In this blog post we’ll talk about how to run world edit commands in your LearnToMod server. WorldEdit commands give you the ability to instantly create structures, replace large amounts of blocks, and copy and paste large chunks of the world with just a few words!
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How do I install WorldEdit?
That’s the best part, you don’t have to do anything! Simply start your LearnToMod server, and join your world.
Start and Join Your Server
Click on the green box in the home page, or go to Play > My Server. Then, click on Start Server.
This will start one of LearnToMod’s servers, build a world, and then return the I.P. address of that server. It will take anywhere from five to ten minutes. While this is loading open Minecraft - specifically the 1.9.2 Java version for PC or MacOS.
In Minecraft go to Multiplayer > Direct Connect, and enter the I.P. address in that text field. Then, click Join Server.
Once inside your server, you’re ready to run WorldEdit commands!
How to use WorldEdit commands
Regular Minecraft commands are prefixed with a forward slash (/). For example, if you want to summon a pig you would type /summon Pig. On the other hand, WorldEdit commands are prefixed with two forward slashes. For example, if you want to generate a stone sphere with radius 20 you would type //sphere stone 20.
As mentioned above you can do various things with these commands. Let’s first explore the WorldEdit commands for generating structures.
Discover Generation Commands
In this section we’ll explore the three most common types of structures: a pyramid, a cylinder, and a sphere. These can be built solid or hollow.
Be careful, when you build a structure you end up in the center of them. So, if you build a solid structure you will get stuck. To get yourself out of the structure you can use this other WorldEdit command: //unstuck . Another useful command is //undo, which will revert the last command you executed.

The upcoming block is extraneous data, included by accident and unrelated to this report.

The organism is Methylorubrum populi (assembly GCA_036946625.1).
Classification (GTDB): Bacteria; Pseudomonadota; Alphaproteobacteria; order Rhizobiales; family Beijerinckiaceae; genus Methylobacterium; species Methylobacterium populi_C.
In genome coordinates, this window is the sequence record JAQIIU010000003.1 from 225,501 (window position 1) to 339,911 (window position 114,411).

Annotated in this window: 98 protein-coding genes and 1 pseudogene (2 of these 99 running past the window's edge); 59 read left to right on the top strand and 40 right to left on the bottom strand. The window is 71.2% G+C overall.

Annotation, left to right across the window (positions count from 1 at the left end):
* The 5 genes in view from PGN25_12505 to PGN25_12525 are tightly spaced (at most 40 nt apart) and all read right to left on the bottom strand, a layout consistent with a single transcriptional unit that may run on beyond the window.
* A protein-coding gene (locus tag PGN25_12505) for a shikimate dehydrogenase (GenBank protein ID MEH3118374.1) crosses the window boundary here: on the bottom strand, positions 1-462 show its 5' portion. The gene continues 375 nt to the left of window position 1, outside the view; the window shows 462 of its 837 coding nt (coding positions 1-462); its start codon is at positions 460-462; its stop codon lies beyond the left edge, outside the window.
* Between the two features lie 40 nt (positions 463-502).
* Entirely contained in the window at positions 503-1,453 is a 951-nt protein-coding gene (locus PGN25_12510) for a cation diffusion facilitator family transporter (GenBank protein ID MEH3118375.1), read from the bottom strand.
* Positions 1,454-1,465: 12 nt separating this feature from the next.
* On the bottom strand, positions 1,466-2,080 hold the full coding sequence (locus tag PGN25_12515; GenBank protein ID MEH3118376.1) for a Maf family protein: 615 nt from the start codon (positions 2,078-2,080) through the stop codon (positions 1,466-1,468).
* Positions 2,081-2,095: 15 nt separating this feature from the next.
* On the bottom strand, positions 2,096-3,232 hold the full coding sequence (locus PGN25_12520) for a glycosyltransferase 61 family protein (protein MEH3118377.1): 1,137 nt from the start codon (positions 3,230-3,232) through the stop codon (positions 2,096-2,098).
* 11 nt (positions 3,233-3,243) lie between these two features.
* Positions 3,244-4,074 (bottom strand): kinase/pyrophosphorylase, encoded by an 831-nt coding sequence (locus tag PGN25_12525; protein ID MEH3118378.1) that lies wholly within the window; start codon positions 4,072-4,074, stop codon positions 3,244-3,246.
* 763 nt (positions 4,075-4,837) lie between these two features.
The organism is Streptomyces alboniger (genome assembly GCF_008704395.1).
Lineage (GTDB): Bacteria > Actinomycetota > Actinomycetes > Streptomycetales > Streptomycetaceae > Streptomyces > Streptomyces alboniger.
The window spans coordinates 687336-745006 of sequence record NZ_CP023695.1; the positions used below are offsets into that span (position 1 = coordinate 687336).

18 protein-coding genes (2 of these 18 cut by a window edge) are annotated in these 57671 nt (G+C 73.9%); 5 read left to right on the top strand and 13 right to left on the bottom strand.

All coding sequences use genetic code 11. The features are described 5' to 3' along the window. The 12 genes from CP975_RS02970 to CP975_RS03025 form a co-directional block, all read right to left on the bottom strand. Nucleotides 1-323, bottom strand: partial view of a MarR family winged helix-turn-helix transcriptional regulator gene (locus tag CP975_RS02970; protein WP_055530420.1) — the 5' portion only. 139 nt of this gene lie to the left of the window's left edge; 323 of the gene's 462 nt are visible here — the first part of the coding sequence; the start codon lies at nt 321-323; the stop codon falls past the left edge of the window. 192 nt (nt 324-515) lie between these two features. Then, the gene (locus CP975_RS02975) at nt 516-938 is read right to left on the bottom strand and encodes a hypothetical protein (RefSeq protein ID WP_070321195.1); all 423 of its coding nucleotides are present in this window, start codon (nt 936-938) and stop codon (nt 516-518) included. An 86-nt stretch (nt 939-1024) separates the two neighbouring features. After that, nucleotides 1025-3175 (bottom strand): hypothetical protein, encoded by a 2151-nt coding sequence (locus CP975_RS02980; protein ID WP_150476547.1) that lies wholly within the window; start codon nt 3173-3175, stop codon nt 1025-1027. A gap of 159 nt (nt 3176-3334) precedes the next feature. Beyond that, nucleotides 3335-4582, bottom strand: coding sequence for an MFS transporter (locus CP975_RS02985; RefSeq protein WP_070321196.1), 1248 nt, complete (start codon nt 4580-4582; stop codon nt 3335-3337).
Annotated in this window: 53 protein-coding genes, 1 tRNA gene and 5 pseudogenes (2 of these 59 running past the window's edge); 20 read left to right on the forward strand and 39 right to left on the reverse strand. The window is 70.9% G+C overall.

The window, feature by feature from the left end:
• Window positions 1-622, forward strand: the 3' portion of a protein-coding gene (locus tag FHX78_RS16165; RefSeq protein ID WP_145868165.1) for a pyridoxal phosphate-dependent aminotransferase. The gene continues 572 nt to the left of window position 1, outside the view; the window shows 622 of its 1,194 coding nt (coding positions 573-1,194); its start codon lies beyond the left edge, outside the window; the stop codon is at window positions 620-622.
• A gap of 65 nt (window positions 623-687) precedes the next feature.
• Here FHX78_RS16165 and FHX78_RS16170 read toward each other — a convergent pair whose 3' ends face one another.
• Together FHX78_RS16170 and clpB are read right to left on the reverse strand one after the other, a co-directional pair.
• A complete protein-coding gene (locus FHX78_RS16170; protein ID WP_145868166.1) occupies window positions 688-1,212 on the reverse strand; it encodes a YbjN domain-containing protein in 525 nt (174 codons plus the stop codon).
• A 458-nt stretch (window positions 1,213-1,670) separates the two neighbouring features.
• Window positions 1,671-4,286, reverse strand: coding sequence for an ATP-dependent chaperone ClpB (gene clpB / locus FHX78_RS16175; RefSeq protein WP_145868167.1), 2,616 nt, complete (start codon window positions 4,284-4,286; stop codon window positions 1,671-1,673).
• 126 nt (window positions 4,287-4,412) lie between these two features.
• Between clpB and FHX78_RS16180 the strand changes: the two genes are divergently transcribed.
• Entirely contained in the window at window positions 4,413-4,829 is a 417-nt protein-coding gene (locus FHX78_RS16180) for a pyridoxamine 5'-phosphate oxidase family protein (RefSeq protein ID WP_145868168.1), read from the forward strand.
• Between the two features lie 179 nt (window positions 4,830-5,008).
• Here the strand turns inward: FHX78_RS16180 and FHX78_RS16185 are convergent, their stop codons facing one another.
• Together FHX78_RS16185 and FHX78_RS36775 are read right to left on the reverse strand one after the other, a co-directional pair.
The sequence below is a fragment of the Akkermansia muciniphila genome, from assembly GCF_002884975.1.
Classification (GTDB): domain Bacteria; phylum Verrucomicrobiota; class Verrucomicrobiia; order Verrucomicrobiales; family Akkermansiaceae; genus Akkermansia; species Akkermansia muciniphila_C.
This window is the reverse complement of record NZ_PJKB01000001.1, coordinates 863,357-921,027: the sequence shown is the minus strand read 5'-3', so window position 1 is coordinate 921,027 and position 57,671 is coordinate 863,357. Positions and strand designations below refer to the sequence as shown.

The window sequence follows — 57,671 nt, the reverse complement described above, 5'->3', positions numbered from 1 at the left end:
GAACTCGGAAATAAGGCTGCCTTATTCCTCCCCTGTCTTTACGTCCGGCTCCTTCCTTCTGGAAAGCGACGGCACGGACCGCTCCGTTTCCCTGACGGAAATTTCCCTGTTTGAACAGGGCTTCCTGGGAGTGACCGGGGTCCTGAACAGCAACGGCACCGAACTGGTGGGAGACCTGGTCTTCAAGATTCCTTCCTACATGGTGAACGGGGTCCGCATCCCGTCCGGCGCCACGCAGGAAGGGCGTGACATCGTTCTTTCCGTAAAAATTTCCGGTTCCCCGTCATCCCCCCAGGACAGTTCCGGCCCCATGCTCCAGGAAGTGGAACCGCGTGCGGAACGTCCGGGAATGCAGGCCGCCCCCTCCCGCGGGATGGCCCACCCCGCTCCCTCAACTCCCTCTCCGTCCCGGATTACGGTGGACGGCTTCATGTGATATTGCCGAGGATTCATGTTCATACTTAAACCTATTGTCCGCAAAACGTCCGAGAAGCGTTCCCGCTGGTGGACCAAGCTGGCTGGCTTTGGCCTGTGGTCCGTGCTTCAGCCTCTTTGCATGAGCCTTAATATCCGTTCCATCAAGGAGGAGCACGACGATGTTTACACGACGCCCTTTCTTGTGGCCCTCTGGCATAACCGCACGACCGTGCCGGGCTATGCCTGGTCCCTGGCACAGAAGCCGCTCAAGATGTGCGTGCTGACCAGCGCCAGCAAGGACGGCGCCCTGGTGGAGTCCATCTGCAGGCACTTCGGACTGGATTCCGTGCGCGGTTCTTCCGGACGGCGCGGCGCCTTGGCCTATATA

The pyramid command needs a type of block and a size. For example, this command //pyramid gold 10 will create this:
If you want to build a hollow pyramid you need to use ‘hpyramid’ instead, like this //hpyramid diamond 15. This is the view under the pyramid so you can see the hollowness:
Note: Hollow pyramids do not have a floor.
Besides using the names of blocks you can also use the Minecraft block IDs. For example, the ID for red wool is 35:14. So, if you run this command //hpyramid 35:14 5, you’ll get this:
The sphere command also needs a type of block and a size. For example, these commands will create the spheres in the following image.
//sphere brick 5
//sphere gold 10
//sphere 95:10 8
Now if you build a hollow sphere you also have to type an ‘h’ before the word sphere. For example, //hsphere dirt 7 will create this:
Note: We're using a night vision potion so we can see inside of the sphere.
Cylinders are a little different because they require a third parameter. Besides type of block and radius, the command also needs a height. The command is just ‘cyl’, and hollow cylinders also need an ‘h’. Here are some examples:
//cylinder obsidian 10 5
//hcylinder emerald 12 10
You can combine these commands in a sequence to create complex structures, like this: